For the first time, Swiss scientists have obtained a working genetic code developed by a computer. It is based on the decrypted genome of the bacterium Caulobacter crescentus, which has undergone deep optimization. Now it exists in the form of a computer model, according to which test individual DNA molecules are assembled. If you put them in the right conditions, a new, man-made life will be born.
The first successes in digital editing of the genome were obtained ten years ago, by a team led by geneticist Craig Venter. As then, scientists today take the original complex genome, which is known to contain "junk DNA", and try to "optimize" its architecture. In the same bacterium C. Crescentus, out of 4000 genes, only 680 are of real significance. Therefore, experts simply removed the "unnecessary" to see what happens.
And even such a truncated genome can be reduced further, given that the same effect or function is encoded by different sequences of amino acids that can be reduced. The merit of the Swiss is that they have developed an algorithm by which the computer calculated the "ideal DNA", the volume of which is 6 times less than the original. It is completely different from the original version, but performs the same basic functions.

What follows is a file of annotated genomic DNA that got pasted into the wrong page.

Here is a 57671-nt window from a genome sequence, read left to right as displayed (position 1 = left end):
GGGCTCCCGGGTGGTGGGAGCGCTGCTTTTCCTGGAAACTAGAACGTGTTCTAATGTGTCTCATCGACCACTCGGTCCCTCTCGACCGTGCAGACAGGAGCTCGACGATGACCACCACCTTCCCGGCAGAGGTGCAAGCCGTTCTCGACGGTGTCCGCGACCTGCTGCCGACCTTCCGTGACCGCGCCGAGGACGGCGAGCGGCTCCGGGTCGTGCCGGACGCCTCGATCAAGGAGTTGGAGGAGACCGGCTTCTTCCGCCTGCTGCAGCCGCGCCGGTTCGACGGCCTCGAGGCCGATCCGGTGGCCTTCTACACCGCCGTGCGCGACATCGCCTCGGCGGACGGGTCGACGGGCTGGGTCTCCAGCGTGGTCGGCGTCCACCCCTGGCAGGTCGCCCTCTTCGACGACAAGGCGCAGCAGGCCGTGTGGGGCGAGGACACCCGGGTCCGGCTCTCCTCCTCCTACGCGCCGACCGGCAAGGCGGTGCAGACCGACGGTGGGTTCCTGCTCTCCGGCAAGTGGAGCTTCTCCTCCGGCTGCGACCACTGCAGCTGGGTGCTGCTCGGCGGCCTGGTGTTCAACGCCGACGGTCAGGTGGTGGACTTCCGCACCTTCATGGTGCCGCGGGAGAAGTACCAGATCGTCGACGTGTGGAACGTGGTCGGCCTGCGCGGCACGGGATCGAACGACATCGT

For testing, scientists grew bacteria with elements of real and synthetic DNA, after which they began to "turn off" the original genes. The body switched to the use of artificial ones and supported the work of basic functions - nutrition, reproduction, protection. There is no talk of a complete replacement of DNA yet, out of 680 "updated" genes, only 540 have worked, but already in the genome of version 3.0, scientists promise to fix all the flaws. And then, in theory, it will be possible to create synthetic life forms with strictly specified properties.